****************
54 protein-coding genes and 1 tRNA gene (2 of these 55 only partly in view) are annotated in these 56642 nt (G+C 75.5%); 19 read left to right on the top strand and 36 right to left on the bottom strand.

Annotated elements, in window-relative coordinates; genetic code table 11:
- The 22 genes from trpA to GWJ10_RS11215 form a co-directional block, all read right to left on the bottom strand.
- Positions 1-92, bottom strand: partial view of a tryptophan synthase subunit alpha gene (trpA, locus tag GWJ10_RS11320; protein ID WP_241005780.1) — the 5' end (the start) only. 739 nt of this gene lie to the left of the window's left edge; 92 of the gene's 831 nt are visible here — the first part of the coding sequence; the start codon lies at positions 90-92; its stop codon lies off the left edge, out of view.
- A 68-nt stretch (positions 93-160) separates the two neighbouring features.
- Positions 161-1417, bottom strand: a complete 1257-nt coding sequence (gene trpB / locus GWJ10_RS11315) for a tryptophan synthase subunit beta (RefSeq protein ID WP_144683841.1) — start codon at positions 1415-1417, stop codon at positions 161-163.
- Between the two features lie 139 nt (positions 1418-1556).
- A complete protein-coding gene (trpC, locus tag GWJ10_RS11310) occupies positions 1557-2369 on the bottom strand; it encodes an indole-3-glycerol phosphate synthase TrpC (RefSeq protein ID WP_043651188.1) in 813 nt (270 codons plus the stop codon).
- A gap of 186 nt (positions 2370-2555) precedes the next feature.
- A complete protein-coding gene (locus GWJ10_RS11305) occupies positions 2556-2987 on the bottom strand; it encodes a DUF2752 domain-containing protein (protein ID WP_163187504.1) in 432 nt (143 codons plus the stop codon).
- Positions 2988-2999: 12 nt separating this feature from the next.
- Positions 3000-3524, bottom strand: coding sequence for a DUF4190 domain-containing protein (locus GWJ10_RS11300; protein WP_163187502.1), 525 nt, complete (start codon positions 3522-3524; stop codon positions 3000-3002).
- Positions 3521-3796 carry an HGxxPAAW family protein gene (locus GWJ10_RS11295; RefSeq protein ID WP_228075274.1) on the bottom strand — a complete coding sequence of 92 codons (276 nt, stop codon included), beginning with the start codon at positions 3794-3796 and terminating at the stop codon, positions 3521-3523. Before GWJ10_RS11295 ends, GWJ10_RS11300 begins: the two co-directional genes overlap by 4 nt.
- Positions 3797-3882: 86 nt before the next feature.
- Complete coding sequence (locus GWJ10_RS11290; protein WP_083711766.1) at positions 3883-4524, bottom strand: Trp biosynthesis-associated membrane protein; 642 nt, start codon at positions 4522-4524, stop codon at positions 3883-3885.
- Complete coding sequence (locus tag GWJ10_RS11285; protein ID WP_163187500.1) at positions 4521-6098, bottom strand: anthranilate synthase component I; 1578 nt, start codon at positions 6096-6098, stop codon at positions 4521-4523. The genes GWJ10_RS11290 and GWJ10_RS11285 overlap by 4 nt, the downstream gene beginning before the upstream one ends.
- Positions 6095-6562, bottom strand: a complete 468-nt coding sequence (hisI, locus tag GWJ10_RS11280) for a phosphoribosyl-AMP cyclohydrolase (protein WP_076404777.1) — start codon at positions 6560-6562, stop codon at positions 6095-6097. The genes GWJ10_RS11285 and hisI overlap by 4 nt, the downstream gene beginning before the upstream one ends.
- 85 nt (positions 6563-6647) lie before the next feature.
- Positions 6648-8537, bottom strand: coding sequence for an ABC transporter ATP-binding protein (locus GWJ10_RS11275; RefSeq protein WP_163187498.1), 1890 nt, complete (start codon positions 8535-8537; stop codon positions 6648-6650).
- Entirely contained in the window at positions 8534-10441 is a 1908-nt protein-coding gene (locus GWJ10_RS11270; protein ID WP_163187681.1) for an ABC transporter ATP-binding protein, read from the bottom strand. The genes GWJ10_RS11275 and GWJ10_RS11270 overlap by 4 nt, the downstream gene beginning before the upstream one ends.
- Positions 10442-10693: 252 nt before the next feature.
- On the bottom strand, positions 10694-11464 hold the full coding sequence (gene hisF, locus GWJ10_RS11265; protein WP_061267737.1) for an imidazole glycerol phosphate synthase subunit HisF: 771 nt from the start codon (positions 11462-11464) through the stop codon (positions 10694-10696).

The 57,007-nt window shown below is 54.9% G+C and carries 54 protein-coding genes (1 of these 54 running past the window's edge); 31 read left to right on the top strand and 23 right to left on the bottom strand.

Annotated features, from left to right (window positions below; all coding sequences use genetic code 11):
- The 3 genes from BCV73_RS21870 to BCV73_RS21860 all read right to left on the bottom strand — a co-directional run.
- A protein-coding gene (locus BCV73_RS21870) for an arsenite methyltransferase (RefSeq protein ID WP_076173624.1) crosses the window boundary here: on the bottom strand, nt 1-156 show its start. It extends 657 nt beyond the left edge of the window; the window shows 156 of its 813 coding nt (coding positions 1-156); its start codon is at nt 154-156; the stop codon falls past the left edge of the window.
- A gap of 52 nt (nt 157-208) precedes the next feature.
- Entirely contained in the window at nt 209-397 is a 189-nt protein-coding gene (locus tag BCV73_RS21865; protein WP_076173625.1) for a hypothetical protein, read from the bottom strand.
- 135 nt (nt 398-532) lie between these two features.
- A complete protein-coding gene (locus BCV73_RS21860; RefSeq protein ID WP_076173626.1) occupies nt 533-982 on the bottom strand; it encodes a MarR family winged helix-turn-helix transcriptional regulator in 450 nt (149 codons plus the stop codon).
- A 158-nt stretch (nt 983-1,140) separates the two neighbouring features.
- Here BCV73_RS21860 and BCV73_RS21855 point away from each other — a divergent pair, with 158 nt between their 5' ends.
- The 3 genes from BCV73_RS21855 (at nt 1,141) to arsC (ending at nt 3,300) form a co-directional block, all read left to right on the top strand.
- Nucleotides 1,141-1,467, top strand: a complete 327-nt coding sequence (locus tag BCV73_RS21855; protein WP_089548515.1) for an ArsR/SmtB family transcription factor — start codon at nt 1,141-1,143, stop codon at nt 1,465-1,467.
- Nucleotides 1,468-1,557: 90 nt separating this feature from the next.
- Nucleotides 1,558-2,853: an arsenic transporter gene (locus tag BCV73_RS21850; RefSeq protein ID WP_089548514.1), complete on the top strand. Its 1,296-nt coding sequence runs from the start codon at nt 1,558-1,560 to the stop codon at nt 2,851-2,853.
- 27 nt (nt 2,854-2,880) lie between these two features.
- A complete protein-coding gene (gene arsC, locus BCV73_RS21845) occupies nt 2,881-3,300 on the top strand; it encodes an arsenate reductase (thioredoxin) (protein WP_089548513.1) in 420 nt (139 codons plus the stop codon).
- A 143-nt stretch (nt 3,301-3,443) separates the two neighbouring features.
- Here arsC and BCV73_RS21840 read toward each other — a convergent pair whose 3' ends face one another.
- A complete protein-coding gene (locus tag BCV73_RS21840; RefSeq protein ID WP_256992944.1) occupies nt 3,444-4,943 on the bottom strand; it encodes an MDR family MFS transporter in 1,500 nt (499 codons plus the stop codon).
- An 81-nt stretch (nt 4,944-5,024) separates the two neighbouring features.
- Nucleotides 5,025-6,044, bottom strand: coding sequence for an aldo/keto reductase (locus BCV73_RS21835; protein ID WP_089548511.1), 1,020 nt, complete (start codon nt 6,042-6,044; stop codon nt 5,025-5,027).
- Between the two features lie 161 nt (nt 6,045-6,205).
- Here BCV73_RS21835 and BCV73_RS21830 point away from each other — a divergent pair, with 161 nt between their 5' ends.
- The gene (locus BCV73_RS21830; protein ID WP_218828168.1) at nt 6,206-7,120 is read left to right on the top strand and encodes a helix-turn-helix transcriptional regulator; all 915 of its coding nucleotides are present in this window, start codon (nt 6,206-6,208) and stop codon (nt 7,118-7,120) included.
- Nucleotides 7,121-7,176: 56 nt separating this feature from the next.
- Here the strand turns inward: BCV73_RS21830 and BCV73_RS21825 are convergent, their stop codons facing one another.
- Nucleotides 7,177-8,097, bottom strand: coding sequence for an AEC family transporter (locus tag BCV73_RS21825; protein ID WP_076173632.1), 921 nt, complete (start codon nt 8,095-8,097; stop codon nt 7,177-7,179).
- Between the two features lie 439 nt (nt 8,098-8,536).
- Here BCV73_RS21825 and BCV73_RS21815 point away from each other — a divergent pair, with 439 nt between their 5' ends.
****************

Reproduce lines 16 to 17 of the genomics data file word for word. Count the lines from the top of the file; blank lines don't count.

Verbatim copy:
- Complete coding sequence (locus tag GWJ10_RS11285; protein ID WP_163187500.1) at positions 4521-6098, bottom strand: anthranilate synthase component I; 1578 nt, start codon at positions 6096-6098, stop codon at positions 4521-4523. The genes GWJ10_RS11290 and GWJ10_RS11285 overlap by 4 nt, the downstream gene beginning before the upstream one ends.
- Positions 6095-6562, bottom strand: a complete 468-nt coding sequence (hisI, locus tag GWJ10_RS11280) for a phosphoribosyl-AMP cyclohydrolase (protein WP_076404777.1) — start codon at positions 6560-6562, stop codon at positions 6095-6097. The genes GWJ10_RS11285 and hisI overlap by 4 nt, the downstream gene beginning before the upstream one ends.